I often wonder why modern-day scholars, particularly anthropologists, see Frazer in a negative light and his concepts unworkable in the field of social anthropology. One of the things so admirable about Frazer is his honesty as he confronted the problem of the behavior pattern of humans. Clarfield brilliantly captured Frazer’s description of the superstitions that drove man to use ritual and sacrifice, in short, symbolic behavior, to make practically all life decisions. Clarfield also understands, which is so important, that modern man has adopted the same mental dynamics in his mythic lifestyle as so-called primitive man. I think that is one of the reasons why today’s scholars reject Frazer almost outright.
Indeed, Frazer has been thought by some scholars to emphasize the behavior patterns of the Western world. However, Frazer’s emphasis was global. His analysis of human behavior was thoroughly international in scope; remarkably, at the time of Frazer’s writings, the Eurocentric idea of Africa was not only racist but scientifically bogus. Frazer understood, and be clear about this, that Africa was the foundation for the diffusion of symbol systems and symbolic behavior throughout the world. The well-known opening to The Golden Bough, featuring Diana of the Woodland Glade and the rule of the sanctuary that succession to the priesthood could succeed only by slaying the incumbent priest in single combat ,is not unique to Europe, but in fact was an African ritual that came to Italy by diffusion. Frazer himself stated that he did not know the extent of Africa’s influence in Italy or indeed the Western world because such information was scarce and, I am sure, not emphasized. Frazer showed his honesty by that statement and I am sure that were he living today to witness our 21st century findings (genetics; physical and cultural anthropology), he would assert Africa’s great influence on the world. I’m sure he would be amused at the mythologizing that modern day scholars have attempted to do on recently-revealed scientific facts about African migration.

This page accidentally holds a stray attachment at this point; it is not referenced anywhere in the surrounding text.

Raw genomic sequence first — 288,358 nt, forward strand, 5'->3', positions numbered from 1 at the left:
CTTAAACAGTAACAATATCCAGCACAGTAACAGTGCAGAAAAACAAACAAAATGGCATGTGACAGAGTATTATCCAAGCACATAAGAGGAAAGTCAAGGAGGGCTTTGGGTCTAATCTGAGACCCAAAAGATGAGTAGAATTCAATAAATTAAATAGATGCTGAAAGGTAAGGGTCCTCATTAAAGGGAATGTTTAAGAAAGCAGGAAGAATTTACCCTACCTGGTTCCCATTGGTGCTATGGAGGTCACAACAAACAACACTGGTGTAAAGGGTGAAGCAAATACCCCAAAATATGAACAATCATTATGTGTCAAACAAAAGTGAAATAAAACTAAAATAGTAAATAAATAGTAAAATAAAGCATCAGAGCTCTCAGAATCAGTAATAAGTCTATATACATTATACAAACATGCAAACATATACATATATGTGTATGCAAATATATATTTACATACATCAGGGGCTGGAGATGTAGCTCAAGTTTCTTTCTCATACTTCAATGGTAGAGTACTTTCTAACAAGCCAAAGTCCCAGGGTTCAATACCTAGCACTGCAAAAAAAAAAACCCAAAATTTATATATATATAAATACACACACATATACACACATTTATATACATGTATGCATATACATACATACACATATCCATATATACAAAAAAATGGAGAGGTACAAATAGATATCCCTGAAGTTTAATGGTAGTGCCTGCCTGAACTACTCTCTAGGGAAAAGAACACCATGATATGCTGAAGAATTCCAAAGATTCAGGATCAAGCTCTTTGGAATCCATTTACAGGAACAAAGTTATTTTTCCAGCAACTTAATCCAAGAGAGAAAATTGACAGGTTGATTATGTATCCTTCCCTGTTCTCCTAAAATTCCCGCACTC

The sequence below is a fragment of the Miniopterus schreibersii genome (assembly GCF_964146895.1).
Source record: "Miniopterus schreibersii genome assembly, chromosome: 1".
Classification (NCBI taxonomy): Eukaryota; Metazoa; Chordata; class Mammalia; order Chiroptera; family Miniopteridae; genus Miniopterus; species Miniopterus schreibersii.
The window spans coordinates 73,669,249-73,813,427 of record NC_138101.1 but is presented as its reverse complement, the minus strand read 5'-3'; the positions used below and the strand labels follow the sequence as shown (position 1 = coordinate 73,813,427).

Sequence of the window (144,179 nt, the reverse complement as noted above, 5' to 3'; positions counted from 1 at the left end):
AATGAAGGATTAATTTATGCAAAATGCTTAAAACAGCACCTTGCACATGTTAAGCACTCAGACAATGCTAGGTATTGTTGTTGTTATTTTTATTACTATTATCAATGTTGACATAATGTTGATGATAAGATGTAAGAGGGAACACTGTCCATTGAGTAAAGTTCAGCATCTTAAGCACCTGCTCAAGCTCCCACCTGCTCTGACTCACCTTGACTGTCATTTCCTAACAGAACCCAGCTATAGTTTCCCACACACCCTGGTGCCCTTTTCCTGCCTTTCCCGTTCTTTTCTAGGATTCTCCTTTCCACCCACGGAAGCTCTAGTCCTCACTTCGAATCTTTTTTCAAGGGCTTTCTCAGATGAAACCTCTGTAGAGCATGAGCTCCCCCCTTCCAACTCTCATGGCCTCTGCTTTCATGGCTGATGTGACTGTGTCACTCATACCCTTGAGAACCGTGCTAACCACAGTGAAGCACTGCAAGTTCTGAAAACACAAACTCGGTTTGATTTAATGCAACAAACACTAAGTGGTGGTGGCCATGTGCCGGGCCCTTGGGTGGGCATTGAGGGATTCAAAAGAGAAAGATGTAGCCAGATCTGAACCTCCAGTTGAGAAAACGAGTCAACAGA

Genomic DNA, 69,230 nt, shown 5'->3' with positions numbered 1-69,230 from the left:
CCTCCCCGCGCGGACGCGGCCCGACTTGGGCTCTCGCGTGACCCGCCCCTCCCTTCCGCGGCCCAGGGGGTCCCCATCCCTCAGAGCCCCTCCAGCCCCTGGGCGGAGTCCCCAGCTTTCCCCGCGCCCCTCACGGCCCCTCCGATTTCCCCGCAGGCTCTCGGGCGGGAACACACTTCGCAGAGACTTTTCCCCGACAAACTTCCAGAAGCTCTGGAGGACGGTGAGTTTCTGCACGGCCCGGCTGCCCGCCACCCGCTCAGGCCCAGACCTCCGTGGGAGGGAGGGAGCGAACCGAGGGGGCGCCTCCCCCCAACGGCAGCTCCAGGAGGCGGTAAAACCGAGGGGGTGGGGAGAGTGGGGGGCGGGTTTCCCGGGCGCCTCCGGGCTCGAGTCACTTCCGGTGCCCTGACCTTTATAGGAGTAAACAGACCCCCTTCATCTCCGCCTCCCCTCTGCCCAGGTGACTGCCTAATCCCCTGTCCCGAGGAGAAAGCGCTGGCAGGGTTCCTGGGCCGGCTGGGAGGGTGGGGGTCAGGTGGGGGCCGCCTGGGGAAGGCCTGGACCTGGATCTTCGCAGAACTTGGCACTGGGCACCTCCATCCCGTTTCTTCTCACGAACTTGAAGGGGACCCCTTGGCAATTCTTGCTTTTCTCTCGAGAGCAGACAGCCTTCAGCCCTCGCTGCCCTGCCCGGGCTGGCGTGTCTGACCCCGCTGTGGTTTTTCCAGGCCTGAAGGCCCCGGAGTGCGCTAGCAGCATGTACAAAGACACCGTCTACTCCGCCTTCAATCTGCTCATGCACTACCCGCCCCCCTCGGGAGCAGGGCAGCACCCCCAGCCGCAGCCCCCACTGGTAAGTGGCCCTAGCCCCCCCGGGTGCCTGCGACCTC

Clarfield, in his article, brought Frazer’s structure of Lake Nemi alive when he compared the similarity of the lakes and vegetation spread (that he encountered on his trip to the missionary hospital) to Frazer’s Lake Nemi. I would like to emphasize that human behavior is the origin of all that we do; it cannot be skipped over or ignored. No one has done a better job in describing human behavior as it has been affected by superstition and myth from pre-history to the modern day like Frazer. So I applaud Clarfield and join him in his concluding statement in his article, that ‘we avoid reading The Golden Bough at our own peril.’
Author of The Golden Apple: Changing the Structure of Civilization
Chairman, Edgar J. Ridley & Associates, Inc.
International Management Consultants
26 Apr 2012
Charles Taylor, Blood Diamonds & Islamic Socialism
Libyan Arab-Republic's trained and monitored Charles Taylor with his blood-diamond atrocities, and the RUF were 'students' of Islamic Socialism of Qaddafi and his mixture of: Arabist-Islamist-socialism 'Green Book.'
Merchant of death the former Hezbollah Mr. Bah, was also the high ranking general and Charles Taylor's personal confidant.